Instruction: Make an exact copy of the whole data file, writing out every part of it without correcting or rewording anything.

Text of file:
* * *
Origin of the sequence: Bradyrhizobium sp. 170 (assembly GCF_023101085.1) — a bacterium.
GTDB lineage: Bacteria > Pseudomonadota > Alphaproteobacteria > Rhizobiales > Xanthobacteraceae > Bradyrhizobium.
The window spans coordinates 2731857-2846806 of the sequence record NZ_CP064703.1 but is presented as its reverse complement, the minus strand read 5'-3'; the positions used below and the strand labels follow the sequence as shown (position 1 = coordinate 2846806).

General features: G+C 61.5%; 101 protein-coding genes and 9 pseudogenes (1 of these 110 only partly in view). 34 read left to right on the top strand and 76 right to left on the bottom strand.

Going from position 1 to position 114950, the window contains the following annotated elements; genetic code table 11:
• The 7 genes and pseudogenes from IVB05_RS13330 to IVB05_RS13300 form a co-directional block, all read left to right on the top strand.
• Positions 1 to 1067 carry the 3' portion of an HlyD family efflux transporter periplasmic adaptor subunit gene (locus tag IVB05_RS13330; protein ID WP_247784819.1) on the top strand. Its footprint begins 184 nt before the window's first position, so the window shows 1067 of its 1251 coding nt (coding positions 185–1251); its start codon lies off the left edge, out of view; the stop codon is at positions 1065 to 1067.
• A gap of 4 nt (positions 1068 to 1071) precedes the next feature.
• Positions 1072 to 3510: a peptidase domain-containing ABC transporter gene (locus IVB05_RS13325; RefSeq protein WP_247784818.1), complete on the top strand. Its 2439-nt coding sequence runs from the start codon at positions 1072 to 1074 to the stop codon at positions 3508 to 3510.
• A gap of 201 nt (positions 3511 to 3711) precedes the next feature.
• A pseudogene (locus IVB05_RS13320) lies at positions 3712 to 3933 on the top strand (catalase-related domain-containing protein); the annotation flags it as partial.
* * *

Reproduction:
Origin of the sequence: Bradyrhizobium sp. 170 (assembly GCF_023101085.1) — a bacterium.
GTDB lineage: Bacteria > Pseudomonadota > Alphaproteobacteria > Rhizobiales > Xanthobacteraceae > Bradyrhizobium.
The window spans coordinates 2731857-2846806 of the sequence record NZ_CP064703.1 but is presented as its reverse complement, the minus strand read 5'-3'; the positions used below and the strand labels follow the sequence as shown (position 1 = coordinate 2846806).

General features: G+C 61.5%; 101 protein-coding genes and 9 pseudogenes (1 of these 110 only partly in view). 34 read left to right on the top strand and 76 right to left on the bottom strand.

Going from position 1 to position 114950, the window contains the following annotated elements; genetic code table 11:
• The 7 genes and pseudogenes from IVB05_RS13330 to IVB05_RS13300 form a co-directional block, all read left to right on the top strand.
• Positions 1 to 1067 carry the 3' portion of an HlyD family efflux transporter periplasmic adaptor subunit gene (locus tag IVB05_RS13330; protein ID WP_247784819.1) on the top strand. Its footprint begins 184 nt before the window's first position, so the window shows 1067 of its 1251 coding nt (coding positions 185–1251); its start codon lies off the left edge, out of view; the stop codon is at positions 1065 to 1067.
• A gap of 4 nt (positions 1068 to 1071) precedes the next feature.
• Positions 1072 to 3510: a peptidase domain-containing ABC transporter gene (locus IVB05_RS13325; RefSeq protein WP_247784818.1), complete on the top strand. Its 2439-nt coding sequence runs from the start codon at positions 1072 to 1074 to the stop codon at positions 3508 to 3510.
• A gap of 201 nt (positions 3511 to 3711) precedes the next feature.
• A pseudogene (locus IVB05_RS13320) lies at positions 3712 to 3933 on the top strand (catalase-related domain-containing protein); the annotation flags it as partial.